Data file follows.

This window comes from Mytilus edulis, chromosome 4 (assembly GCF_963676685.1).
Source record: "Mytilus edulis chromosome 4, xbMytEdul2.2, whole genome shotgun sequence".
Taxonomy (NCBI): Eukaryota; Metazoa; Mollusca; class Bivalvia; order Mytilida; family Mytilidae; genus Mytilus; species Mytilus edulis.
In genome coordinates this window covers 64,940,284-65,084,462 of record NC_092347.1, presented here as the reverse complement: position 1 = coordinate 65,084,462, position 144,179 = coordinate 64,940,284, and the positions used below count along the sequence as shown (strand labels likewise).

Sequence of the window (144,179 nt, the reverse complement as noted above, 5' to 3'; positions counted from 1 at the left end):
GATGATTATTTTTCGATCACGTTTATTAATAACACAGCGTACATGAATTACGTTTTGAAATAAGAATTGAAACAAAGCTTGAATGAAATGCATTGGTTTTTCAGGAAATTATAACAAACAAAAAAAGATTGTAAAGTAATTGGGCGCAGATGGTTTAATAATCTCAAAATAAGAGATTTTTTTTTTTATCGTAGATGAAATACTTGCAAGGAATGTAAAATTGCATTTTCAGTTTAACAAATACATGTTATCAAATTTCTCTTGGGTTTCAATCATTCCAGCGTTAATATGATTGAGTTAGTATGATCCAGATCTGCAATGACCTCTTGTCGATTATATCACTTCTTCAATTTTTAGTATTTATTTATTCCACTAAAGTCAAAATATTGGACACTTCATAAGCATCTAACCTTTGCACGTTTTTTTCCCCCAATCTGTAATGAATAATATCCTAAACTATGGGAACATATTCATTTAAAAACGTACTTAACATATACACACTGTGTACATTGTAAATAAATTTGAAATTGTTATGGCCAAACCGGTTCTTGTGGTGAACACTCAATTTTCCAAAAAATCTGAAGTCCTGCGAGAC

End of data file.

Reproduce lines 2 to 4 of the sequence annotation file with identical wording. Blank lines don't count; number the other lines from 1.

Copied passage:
Source record: "Mytilus edulis chromosome 4, xbMytEdul2.2, whole genome shotgun sequence".
Taxonomy (NCBI): Eukaryota; Metazoa; Mollusca; class Bivalvia; order Mytilida; family Mytilidae; genus Mytilus; species Mytilus edulis.
In genome coordinates this window covers 64,940,284-65,084,462 of record NC_092347.1, presented here as the reverse complement: position 1 = coordinate 65,084,462, position 144,179 = coordinate 64,940,284, and the positions used below count along the sequence as shown (strand labels likewise).